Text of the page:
Travel can be very enjoyable, but it can also be stressful, and too many work-related trips can have a toll on our health. Opinions differ on whether to take vitamins or not, but after 20 years of doing so, I’m still here, so they haven’t done any harm. Given there is such a wide choice on the market, the question when a new one comes along is – why?
Eight Travel by Avrox is referred to on the packaging as a “Water Enhancer” but also as “a functional beverage for people who hate what travel does to their body”. Presumably this means what travel does to make us tired and dehydrated, rather than how it transports us to new places and back again, safely. This “food supplement” (again, another of the labels on the packaging), says it will help by giving us more energy.
So how does it do this? Before trying any, I rang Thomas Averre from Avrox to find out. I had three reasons for doing so. First, I wanted to know what was in it, second, why it was any different from other, less expensive supplements on the market, and third, because pretty much every other time I’ve tried similar products, I haven’t noticed any effect. Then the people who sent them get upset with me and tell me that “everyone else thinks they work”, which may be true, but so what?
Averre, who is the son of the founder of the company, told me: “Initially we aimed to develop the ultimate performance drink. There are lots of brands that offer drinks which are full of vitamins and minerals, and you can go to manufacturers to have one made.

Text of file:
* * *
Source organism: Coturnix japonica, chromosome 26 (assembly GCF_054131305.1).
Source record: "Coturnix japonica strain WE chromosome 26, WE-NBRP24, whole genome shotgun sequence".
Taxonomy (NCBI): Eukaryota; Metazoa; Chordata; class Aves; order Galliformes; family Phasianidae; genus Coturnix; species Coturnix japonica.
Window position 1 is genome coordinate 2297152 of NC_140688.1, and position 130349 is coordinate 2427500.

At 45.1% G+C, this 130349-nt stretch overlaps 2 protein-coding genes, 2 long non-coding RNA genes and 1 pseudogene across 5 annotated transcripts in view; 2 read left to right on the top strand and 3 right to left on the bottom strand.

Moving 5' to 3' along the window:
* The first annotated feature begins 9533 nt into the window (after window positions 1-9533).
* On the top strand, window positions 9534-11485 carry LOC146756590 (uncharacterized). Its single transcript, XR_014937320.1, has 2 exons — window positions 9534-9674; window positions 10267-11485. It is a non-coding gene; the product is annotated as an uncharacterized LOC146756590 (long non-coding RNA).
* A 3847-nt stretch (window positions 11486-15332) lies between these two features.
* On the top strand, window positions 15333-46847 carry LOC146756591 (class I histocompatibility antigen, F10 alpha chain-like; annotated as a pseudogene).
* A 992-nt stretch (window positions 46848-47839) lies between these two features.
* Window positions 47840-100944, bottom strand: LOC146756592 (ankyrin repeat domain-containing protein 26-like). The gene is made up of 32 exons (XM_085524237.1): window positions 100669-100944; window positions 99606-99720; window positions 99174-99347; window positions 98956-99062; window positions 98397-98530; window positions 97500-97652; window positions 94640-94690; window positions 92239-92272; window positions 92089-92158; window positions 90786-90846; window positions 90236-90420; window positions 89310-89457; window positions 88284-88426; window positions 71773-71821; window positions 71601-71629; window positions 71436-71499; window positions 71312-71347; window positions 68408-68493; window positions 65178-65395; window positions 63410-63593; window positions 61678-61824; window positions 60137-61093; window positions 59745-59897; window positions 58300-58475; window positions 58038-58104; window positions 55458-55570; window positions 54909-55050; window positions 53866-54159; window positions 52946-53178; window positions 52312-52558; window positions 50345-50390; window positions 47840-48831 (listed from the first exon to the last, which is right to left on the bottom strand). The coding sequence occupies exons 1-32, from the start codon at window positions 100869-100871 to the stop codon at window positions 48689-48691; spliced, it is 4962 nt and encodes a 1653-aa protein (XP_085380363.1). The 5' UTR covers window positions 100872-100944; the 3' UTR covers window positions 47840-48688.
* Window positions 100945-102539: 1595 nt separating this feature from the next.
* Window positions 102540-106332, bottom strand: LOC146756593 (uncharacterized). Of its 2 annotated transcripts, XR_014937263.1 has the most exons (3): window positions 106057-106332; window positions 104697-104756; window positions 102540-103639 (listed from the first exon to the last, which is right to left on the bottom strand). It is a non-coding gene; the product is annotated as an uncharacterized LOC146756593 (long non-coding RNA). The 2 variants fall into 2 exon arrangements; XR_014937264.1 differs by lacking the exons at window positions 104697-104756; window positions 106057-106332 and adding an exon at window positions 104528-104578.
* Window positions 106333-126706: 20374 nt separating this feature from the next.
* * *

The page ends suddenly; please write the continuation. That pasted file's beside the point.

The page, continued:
“But whatever you create can also be easily replicated by a contract manufacturer, and there’s no value there, no patent. They are are differentiated by branding or marketing style. The aim here was to create something that would have a unique edge in the market, and so we went to an expert at the University of Oxford – Eleanor Stride, professor of biomedical engineering at St Catherine’s College – and, over a period of five years of research, we got to the creation of a bubble delivery system for the oxygen and vitamins in the drinks.
“There are lots of oxygen products out there where oxygen is added to water, but you saturate oxygen very quickly if you do that. The formula we have developed means we have trapped the oxygen, developed the optimal mix of vitamins, and developed something that we think will help improve performance, so there is a global patent for this, with Avrox having the worldwide global commercial patent and the university retaining the research patent.
“We have identified through our testing that this enhances sport performance, but we also identified that travel fatigue would be a major market. A lot of what you have currently [available] are fizzy tablets that you drop into water. But they don’t really have much of an effect. The pressure in an aircraft means there is less oxygen during the journey.